Six tips to get the most out of meeting new people

Conferences are a fantastic channel to network. As a professional speaker and science writer, I attend anywhere from five to ten conferences a year and I am a card-carrying conference junkie. I love the talks, the energy, even the £10 ham sandwiches (and if I am in Italy, the wine). But I am most smitten with the people – I am appreciative of the opportunity to meet, interact and converse with a diversity of driven, ambitious, brilliant nerds. From these interactions, I get ideas. I get inspiration. I get invaluable insight. And I get access to hidden opportunities which ultimately can advance my career. But it all starts with the idea of the win–win partnership as the essence of networking.

You must approach networking with the mindset of aiming to find people with whom you can collaborate and for whom you can provide value, as opposed to the idea that you are trying to mine the crowd for a job or a fellowship. When you adopt a networking mantra of ‘how can I help’ versus ‘what can I acquire’, networking becomes a magical vessel that opens you up to riches beyond your wildest dreams. Since networking is about crafting mutually beneficial alliances, when you network strategically at conferences, in particular, you are able to learn strategic information that can translate to professional victory. And then there’s the other fantastic value in networking – you might just make a new friend! But you must start with the concept that you don’t expect any materials goods and services from anyone.

Not everyone is comfortable with attending a scientific meeting packed with thousands and walking into a mixer of hundreds. So as you prep for your next conference, here are a few of my favourite tips and tactics for successful networking at conferences:

Show up early to speeches

Arrive about 10 minutes or so before a presentation is scheduled to begin. As I enter the room, there is usually a smattering of folks who are also early go-getters. I will sit near them, introduce myself and ask a few questions:, such as: ‘Have you heard this speaker before?’ and ‘Do you know this person’s research?’

This is a great tip for networking newbies because it has an expiration date – when the speaker begins his or her presentation, you immediately have to shut up. Talk about a fabulous exit strategy!

Use ‘action nodes’ to fuel conversations

I define an ‘action node’ as anything at a meeting that people can talk about: the queue for the food, drinks, registration and so forth. All of these nodes give you something to immediately discuss. For those who are unsure of what to say when you first meet someone, this can provide the kindle. ‘Boy, that hummus looks delicious. I’m Alaina.’

Promote your oral and poster presentations

A great tactic to foster your own networking engagements is to market your presentations in advance and during the conference. You can tweet out and email invitations to attend, stating when and where your poster exhibition or talk is taking place. One of my favourite tactics is to put a sticker on the back of my business card with the information about the presentations (title, date, time and location) so that as I meet new people I can invite them to my talk. It’s a great – and totally appropriate – manner to network and promote yourself to new collaborators.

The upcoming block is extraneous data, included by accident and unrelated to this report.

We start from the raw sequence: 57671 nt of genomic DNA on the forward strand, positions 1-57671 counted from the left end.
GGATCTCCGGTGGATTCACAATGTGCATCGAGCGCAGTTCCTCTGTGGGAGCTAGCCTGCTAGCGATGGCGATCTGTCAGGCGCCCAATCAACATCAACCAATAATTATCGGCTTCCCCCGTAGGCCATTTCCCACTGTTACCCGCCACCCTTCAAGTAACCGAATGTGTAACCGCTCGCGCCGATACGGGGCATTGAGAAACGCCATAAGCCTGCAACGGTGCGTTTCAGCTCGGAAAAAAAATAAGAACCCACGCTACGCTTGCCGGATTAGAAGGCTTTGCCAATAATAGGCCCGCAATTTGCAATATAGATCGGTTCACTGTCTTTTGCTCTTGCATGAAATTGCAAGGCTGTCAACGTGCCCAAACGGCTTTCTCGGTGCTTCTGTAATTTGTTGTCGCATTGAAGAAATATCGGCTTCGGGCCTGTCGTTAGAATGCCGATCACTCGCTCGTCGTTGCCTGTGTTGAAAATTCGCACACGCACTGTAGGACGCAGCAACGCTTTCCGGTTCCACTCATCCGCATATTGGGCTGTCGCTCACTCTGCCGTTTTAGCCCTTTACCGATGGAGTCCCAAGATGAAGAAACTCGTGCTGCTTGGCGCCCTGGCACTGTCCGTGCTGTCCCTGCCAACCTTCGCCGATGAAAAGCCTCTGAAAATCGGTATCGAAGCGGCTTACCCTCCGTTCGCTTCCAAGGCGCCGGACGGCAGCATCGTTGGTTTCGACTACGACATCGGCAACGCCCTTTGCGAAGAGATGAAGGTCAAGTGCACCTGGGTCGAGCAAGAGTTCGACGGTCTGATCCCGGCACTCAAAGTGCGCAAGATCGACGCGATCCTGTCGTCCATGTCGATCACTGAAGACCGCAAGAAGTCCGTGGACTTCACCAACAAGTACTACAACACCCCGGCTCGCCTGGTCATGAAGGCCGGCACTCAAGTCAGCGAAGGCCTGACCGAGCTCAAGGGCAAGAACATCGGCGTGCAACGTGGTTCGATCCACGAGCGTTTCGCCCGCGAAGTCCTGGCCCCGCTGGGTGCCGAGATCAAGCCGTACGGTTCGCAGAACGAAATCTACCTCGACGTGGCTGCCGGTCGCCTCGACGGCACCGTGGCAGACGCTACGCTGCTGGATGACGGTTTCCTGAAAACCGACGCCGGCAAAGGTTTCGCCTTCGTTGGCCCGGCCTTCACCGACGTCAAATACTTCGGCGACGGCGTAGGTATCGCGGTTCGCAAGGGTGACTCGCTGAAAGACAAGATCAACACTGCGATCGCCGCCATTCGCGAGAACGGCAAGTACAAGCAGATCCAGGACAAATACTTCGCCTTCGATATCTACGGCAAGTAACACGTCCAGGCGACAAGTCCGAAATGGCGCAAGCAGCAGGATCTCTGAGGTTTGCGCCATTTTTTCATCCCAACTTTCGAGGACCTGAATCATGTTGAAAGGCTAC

Be proactive

Contact people in advance with whom you would like to chat. Ask if you can meet for a coffee while you’re both at the meeting. Specify you only want 15 minutes of their time – most people can’t spare an hour at a scientific meeting, but they almost always can pop 15 minutes into their schedule. If they can’t make it, put a note on your calendar for next year’s conference to invite them for coffee at next year’s event.

Alternatively, contact the organisation and ask if you can host a dinner. I have found that when it comes to networking at events, sometimes the biggest, best and most comfortable are the ones I organise myself. You should also look out for underadvertised mixers and dinners, often promoted on Twitter or bulletin boards.

Follow up!

It is not enough to go to the conference and then never speak to the people you meet again. Make sure you send them a follow up email approximately one week after the extravaganza (giving them time to catch up on the work they missed because of their attendance). And then ask ‘I’d love to continue our discussion. Is it possible to make a short phone or Skype appointment?’ After this meeting, send them a thank you email or note, connect with them on LinkedIn, and then contact them a few weeks before the conference next year so you can make a coffee appointment with them at the event itself.

Take a break

Finally, give yourself a break during the actual conference. It is easy to become overstimulated and overwhelmed from speaking, meeting and chatting – so give yourself a night off. It is not uncommon for me to spend the first couple of nights of a conference going to dinners and hospitality suites and then, on the third day, to grab a takeaway and crawl into my hotel. The next day I wake up refreshed, recharged and ready.

I have had terrific experiences networking at conferences. You can too, if you approach it with the right attitude. So the next time you are getting ready for a conference, remember what to do: go open-minded, enjoy the honour of meeting other smart folk, and keep your eye out for opportunities when you can help others succeed.

Author’s note

Some concepts appearing in this article have also appeared in other works by the author, including her book, Networking for Nerds (Wiley, 2015), her career columns for Physics Today, and other publications.